Daniel Polansky’s debut novel Low Town is hardboiled fantasy, taking the structure of a noir crime novel and setting it not in the mean streets of our world but in a fantasy universe. The closest analogue that comes to mind is Alex Bledsoe’s Eddie LaCrosse series, which transforms the wisecracking private investigator into a freelance ‘‘sword jockey’’ in a magical world. Polansky’s novel is darker, however, and centers on a different sort of archetypal detective: the disgraced ex-cop turned addict, making a living on the wrong side of the law, who gets reluctantly drawn into a mystery. (Think Ken Bruen’s Jack Taylor novels, or Lawrence Block’s alcoholic Matthew Scudder.)
Polansky’s narrator is known as ‘‘the Warden’’ by the denizens of the slum neighborhood called Low Town. The name is appropriate both because he used to be a member of the crown’s elite investigative staff (one part criminal investigators, two parts secret police), and because he ruthlessly controls his own slice of criminal territory. Since being kicked off the force for reasons that are hinted at but never made entirely clear, he’s made his living as a drug dealer (who samples a lot of his own product). He doesn’t have many friends, and he’s estranged from the nearest thing he has to family, the elderly wizard called the Blue Crane and the Crane’s adopted daughter, Celia, who still carries a torch for the Warden despite his degeneration into crime.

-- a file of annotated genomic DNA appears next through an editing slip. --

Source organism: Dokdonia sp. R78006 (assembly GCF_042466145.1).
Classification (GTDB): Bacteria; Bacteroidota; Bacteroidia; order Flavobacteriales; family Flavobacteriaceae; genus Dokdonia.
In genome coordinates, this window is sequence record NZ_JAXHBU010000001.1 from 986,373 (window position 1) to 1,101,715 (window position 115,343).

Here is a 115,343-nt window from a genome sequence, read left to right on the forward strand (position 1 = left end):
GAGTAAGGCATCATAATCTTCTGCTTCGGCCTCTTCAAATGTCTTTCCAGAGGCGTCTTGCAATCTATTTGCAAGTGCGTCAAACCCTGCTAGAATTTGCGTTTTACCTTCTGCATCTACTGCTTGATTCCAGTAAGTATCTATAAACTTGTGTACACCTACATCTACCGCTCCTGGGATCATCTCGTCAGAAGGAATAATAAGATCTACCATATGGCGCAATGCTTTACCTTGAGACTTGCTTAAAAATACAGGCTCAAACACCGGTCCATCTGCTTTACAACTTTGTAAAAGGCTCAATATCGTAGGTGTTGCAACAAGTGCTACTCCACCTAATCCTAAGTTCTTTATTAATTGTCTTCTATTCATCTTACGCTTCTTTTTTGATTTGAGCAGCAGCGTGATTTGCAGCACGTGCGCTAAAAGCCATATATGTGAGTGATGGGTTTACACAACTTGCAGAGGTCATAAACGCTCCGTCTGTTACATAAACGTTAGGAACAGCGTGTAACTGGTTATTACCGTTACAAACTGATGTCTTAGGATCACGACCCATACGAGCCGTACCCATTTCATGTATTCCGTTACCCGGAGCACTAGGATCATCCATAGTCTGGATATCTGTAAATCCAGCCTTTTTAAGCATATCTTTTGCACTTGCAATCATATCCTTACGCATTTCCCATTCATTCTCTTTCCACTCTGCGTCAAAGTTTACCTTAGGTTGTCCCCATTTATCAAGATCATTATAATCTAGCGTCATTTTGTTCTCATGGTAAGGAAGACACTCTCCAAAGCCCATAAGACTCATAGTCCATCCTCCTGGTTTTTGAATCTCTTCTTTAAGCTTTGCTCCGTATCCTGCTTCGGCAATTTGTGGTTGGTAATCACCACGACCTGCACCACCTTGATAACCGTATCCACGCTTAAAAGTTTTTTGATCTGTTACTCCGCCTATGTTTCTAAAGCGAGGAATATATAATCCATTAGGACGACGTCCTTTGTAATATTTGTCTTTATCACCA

The Warden’s life is bleak but stable… until a child from Low Town disappears. Her body turns up, mutilated horribly enough to draw the attention of the agents. The Warden finds her body, and once it becomes clear the agents won’t make much progress with their inquiries, the Warden reluctantly begins his own investigation. One danger with a novel like this is that the fantasy elements will serve as mere window dressing, resulting in a book that could have worked just as well as a straight mystery, and for the first few chapters I worried that might be the case. But the fantasy element turns out to be nicely integral to the mystery. The Warden soon tracks down the killer, a thuggish member of a local immigrant communities, but before he can confront the man in an alleyway, a horrifying apparition appears, chastises the killer for ‘‘mistreating’’ the girl, and proceeds to gruesomely murder him.
The Warden recognizes the monster. He saw a similar creature during his service in the war against the Dren, when sorcerers on his side summoned monsters from the void to devastate the enemy – they’re basically magical weapons of mass destruction. The Warden knows a powerful sorcerer must be involved, but the agents are ready to write the whole thing off: an evil foreigner murdered a child and died himself under mysterious circumstances. Good result, case closed.
But then more children turn up dead, the Warden himself becomes a suspect, and to clear his name (and save his life), he has to find the real killer. In classic PI fashion he wanders around, picks fights, pokes his nose into the business of crime lords and noble lords alike, follows hunches that turn into leads, and gets beaten up a lot. The resolution is pretty well done, though the mystery could have used a bit more misdirection, and the Warden does a couple of dumb things that are only slightly excused by the fact that he’s on drugs much of the time. Still, the solution is basically satisfying, and ties back nicely into the Warden’s personal life.
Polansky doesn’t break any new ground here, but he deftly recombines fantasy and noir elements to create a pleasing cross-genre mystery, with enough unanswered questions left about the Warden’s past to make me hope this is the beginning of a series. In novels like these, narrative voice is paramount, and the Warden has a great voice. I hope to hear more from him.